7. UK Concept plans
A concept plan consists of a set of topics that lead the viewer through the logic of a management plan.  The topics may be viewed either as a set of nested headings taken from the plan or from the overview map of the headings that may be opened from 'Overview Plan' on the menubar at the top of this web site.  
The plans have been chosen to provide examples of a range of habitats and formats. This section of the web site is under development and at the moment.  The habitats or species with a concept management plan are listed in a red font below.
Coastal sand dunes and marsh
Habitat is being lost through planting of forests with non-native trees, agricultural intensification, including reseeding and conversion to arable land, housing and other infrastructure development, building of airfields and use as defence lands. Other factors are engineering activities including coastal defence structures; sand extraction and changes to sediment supply including effects caused by offshore extraction;  grazing management including the role of the rabbit; tourism and recreation activities including their use as golf courses; Other issues are, invasive/alien species, effects of increased nitrogen levels, pipe laying, including gas and oil, water tables and water abstraction, acid rain deposition.
Native woodlands
As traditional uses and markets for wood began to decline so the woodland cover declined also. Of the remaining ancient woodland a further 45% has been destroyed since the second world war. This loss was mostly as a result of planting ancient woodlands with commercial conifers, the mechanisation and intensification of agriculture.
Wet grasslands
Important wetland habitats continue to be lost or damaged at an alarming rate. In the UK, over 45% of wet grasslands have been lost since the 1930s. With more than 40 threatened bird species dependent on the UK’s wet grasslands, conservation is critical.
White headed duck
The White-headed Duck Oxyura leucocephala is a globally endangered species with an estimated world population of less than 15,000 individuals (BirdLife International 2000). The Council of Europe White-headed Duck Action Plan (Green & Hughes 1996) identified hybridisation with the introduced North American Ruddy Duck Oxyura jamaicensis as the most serious threat to the White- headed Duck.
Common Scoter
In the UK, the Common Scoter is recognised as a nationally threatened duck (the only species of waterfowl to be red-listed) because of its small and declining breeding population. There are only 200 pairs in Great Britain and Ireland (90 in Scotland, 110 in Ireland) and the species is now extinct as a breeding species in Northern Ireland (there were 150 pairs in 1967). Numbers in the Flow country of northeast Scotland have declined from 55 pairs in 1988 to only 28 in 1996.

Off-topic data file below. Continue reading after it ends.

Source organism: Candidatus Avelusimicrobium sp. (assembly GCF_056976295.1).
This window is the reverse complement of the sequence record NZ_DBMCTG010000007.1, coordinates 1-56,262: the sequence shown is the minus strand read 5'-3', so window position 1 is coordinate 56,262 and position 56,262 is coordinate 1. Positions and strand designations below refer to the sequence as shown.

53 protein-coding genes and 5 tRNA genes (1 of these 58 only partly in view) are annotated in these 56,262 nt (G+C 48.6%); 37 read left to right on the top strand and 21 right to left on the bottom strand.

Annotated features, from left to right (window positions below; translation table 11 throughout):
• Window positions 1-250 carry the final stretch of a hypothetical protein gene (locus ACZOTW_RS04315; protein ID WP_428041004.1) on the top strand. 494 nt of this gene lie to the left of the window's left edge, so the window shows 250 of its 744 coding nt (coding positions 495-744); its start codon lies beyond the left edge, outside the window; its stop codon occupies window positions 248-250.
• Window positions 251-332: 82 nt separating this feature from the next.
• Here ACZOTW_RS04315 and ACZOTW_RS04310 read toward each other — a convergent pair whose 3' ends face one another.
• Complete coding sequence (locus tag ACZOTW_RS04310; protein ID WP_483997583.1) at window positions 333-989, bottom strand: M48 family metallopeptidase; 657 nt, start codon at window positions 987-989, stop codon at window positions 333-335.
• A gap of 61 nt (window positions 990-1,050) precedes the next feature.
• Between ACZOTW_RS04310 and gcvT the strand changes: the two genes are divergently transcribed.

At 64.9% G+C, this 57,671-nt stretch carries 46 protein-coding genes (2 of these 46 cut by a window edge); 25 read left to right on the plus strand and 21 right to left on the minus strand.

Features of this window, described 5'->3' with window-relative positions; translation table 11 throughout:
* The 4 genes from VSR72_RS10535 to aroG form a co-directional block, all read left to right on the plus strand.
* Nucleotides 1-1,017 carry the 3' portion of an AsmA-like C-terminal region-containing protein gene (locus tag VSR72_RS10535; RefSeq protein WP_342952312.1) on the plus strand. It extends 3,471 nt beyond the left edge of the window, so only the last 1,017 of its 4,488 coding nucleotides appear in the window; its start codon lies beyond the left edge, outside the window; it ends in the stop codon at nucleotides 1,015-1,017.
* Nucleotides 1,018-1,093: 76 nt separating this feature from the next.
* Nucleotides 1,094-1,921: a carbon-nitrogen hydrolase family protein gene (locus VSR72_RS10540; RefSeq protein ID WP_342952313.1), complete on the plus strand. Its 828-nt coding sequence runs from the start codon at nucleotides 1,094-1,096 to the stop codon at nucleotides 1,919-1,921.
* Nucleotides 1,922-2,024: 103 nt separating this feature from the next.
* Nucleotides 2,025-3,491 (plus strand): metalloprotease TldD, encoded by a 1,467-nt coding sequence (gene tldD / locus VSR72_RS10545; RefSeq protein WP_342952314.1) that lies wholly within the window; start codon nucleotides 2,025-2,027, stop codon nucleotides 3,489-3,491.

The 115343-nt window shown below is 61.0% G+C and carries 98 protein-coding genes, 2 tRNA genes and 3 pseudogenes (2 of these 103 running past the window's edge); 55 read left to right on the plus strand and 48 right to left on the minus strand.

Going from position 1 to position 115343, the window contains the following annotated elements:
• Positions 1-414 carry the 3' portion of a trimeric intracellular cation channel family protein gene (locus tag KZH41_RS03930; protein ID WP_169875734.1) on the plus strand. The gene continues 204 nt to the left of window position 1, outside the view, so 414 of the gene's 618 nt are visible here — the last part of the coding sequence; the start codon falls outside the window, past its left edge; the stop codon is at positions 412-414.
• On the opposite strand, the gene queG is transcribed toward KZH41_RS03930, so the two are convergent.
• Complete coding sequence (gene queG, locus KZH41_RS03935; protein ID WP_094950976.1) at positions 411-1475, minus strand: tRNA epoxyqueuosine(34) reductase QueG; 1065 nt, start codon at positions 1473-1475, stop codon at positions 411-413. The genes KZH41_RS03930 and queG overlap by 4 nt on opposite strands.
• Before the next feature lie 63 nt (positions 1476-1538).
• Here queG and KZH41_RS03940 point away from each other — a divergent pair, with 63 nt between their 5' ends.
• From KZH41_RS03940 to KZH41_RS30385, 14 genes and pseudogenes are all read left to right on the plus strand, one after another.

European large carnivores
While the perilous plight of Asia's tigers is widely known, the threats facing Europe's own top predators has received much less publicity. The Iberian lynx of Spain and Portugal, the world's most endangered cat species, faces imminent extinction, while wolves face a hostile reception where they return to parts of western Europe that eradicated them a century ago.
Lady's Slipper Orchid
A large, attractive orchid growing on moderately grazed species-   rich limestone grassland. The distribution was formerly widespread, though local, in parts of the North Pennines in Derbyshire, Yorkshire, Durham and Cumbria. It has suffered a severe decline and has survived naturally at only one location,
Marsh Fritillary butterfly
The marsh fritillary butterfly is declining in almost every European country. The UK is now believed to be one of the major European stronghold for the species, but even here it has declined substantially over the last 150 years. In Britain, its range has reduced by over 62%, and it has recently disappeared from most of eastern England and eastern Scotland.
Japanese Knotweed
Japanese knotweed was introduced from Asia to Europe in the mid-   nineteenth century as an ornamental and fodder plant. The dead stems and leaf litter decompose very slowly and form a deep organic layer, which prevents native seeds from germinating. Once present at a site, Japanese knotweed increases in area very rapidly and soon forms monoculture stands.